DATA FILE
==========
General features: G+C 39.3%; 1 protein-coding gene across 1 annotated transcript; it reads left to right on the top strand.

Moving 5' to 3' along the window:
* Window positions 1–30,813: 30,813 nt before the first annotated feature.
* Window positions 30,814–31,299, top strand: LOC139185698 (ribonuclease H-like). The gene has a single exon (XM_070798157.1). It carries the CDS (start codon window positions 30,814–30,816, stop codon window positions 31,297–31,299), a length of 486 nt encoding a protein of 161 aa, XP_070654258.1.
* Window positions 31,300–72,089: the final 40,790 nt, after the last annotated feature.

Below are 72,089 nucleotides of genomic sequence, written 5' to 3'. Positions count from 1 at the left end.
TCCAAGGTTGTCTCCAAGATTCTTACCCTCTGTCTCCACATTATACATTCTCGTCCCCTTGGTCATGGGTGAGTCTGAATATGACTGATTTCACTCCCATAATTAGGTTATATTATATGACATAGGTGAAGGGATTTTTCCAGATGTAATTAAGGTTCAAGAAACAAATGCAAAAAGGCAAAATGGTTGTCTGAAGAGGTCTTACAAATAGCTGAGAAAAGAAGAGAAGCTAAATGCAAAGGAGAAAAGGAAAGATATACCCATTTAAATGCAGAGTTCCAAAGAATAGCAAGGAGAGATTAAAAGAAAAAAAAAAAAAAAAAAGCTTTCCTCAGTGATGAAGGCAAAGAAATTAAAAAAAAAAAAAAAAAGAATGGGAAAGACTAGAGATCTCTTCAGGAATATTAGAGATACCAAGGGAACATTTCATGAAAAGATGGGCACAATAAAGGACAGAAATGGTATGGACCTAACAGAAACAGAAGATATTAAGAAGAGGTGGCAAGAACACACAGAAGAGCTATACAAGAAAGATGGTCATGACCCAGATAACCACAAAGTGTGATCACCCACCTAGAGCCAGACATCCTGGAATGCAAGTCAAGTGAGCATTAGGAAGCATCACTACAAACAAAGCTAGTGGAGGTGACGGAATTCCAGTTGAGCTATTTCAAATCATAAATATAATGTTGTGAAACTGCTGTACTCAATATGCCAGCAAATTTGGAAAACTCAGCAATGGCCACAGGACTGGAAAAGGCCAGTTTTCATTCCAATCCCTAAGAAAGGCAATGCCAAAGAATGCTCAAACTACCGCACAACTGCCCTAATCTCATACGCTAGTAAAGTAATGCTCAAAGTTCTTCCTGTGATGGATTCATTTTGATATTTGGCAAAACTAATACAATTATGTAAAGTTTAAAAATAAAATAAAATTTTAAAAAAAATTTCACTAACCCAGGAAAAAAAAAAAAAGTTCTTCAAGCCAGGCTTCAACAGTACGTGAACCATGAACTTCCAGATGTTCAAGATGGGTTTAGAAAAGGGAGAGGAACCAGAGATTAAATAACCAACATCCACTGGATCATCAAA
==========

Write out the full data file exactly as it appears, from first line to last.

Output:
General features: G+C 39.3%; 1 protein-coding gene across 1 annotated transcript; it reads left to right on the top strand.

Moving 5' to 3' along the window:
* Window positions 1–30,813: 30,813 nt before the first annotated feature.
* Window positions 30,814–31,299, top strand: LOC139185698 (ribonuclease H-like). The gene has a single exon (XM_070798157.1). It carries the CDS (start codon window positions 30,814–30,816, stop codon window positions 31,297–31,299), a length of 486 nt encoding a protein of 161 aa, XP_070654258.1.
* Window positions 31,300–72,089: the final 40,790 nt, after the last annotated feature.

Below are 72,089 nucleotides of genomic sequence, written 5' to 3'. Positions count from 1 at the left end.
TCCAAGGTTGTCTCCAAGATTCTTACCCTCTGTCTCCACATTATACATTCTCGTCCCCTTGGTCATGGGTGAGTCTGAATATGACTGATTTCACTCCCATAATTAGGTTATATTATATGACATAGGTGAAGGGATTTTTCCAGATGTAATTAAGGTTCAAGAAACAAATGCAAAAAGGCAAAATGGTTGTCTGAAGAGGTCTTACAAATAGCTGAGAAAAGAAGAGAAGCTAAATGCAAAGGAGAAAAGGAAAGATATACCCATTTAAATGCAGAGTTCCAAAGAATAGCAAGGAGAGATTAAAAGAAAAAAAAAAAAAAAAAAGCTTTCCTCAGTGATGAAGGCAAAGAAATTAAAAAAAAAAAAAAAAAGAATGGGAAAGACTAGAGATCTCTTCAGGAATATTAGAGATACCAAGGGAACATTTCATGAAAAGATGGGCACAATAAAGGACAGAAATGGTATGGACCTAACAGAAACAGAAGATATTAAGAAGAGGTGGCAAGAACACACAGAAGAGCTATACAAGAAAGATGGTCATGACCCAGATAACCACAAAGTGTGATCACCCACCTAGAGCCAGACATCCTGGAATGCAAGTCAAGTGAGCATTAGGAAGCATCACTACAAACAAAGCTAGTGGAGGTGACGGAATTCCAGTTGAGCTATTTCAAATCATAAATATAATGTTGTGAAACTGCTGTACTCAATATGCCAGCAAATTTGGAAAACTCAGCAATGGCCACAGGACTGGAAAAGGCCAGTTTTCATTCCAATCCCTAAGAAAGGCAATGCCAAAGAATGCTCAAACTACCGCACAACTGCCCTAATCTCATACGCTAGTAAAGTAATGCTCAAAGTTCTTCCTGTGATGGATTCATTTTGATATTTGGCAAAACTAATACAATTATGTAAAGTTTAAAAATAAAATAAAATTTTAAAAAAAATTTCACTAACCCAGGAAAAAAAAAAAAAGTTCTTCAAGCCAGGCTTCAACAGTACGTGAACCATGAACTTCCAGATGTTCAAGATGGGTTTAGAAAAGGGAGAGGAACCAGAGATTAAATAACCAACATCCACTGGATCATCAAA